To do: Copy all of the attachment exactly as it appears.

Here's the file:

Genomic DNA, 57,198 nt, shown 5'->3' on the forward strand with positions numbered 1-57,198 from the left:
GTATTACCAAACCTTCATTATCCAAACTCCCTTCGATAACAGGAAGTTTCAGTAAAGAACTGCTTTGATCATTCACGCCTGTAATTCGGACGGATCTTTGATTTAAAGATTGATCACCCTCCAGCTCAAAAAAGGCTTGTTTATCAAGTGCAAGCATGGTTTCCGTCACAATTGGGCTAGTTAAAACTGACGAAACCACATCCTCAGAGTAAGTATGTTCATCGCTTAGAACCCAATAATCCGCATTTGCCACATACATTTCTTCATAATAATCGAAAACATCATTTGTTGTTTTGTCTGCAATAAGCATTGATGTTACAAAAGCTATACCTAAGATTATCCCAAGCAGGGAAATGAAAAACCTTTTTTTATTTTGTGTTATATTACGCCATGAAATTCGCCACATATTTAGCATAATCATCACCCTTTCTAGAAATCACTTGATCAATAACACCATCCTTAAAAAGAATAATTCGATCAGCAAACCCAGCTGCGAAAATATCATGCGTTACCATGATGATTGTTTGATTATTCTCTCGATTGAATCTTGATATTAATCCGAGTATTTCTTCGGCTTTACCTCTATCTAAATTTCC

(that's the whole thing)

Genomic DNA, 57,198 nt, shown 5'->3' on the forward strand with positions numbered 1-57,198 from the left:
GTATTACCAAACCTTCATTATCCAAACTCCCTTCGATAACAGGAAGTTTCAGTAAAGAACTGCTTTGATCATTCACGCCTGTAATTCGGACGGATCTTTGATTTAAAGATTGATCACCCTCCAGCTCAAAAAAGGCTTGTTTATCAAGTGCAAGCATGGTTTCCGTCACAATTGGGCTAGTTAAAACTGACGAAACCACATCCTCAGAGTAAGTATGTTCATCGCTTAGAACCCAATAATCCGCATTTGCCACATACATTTCTTCATAATAATCGAAAACATCATTTGTTGTTTTGTCTGCAATAAGCATTGATGTTACAAAAGCTATACCTAAGATTATCCCAAGCAGGGAAATGAAAAACCTTTTTTTATTTTGTGTTATATTACGCCATGAAATTCGCCACATATTTAGCATAATCATCACCCTTTCTAGAAATCACTTGATCAATAACACCATCCTTAAAAAGAATAATTCGATCAGCAAACCCAGCTGCGAAAATATCATGCGTTACCATGATGATTGTTTGATTATTCTCTCGATTGAATCTTGATATTAATCCGAGTATTTCTTCGGCTTTACCTCTATCTAAATTTCC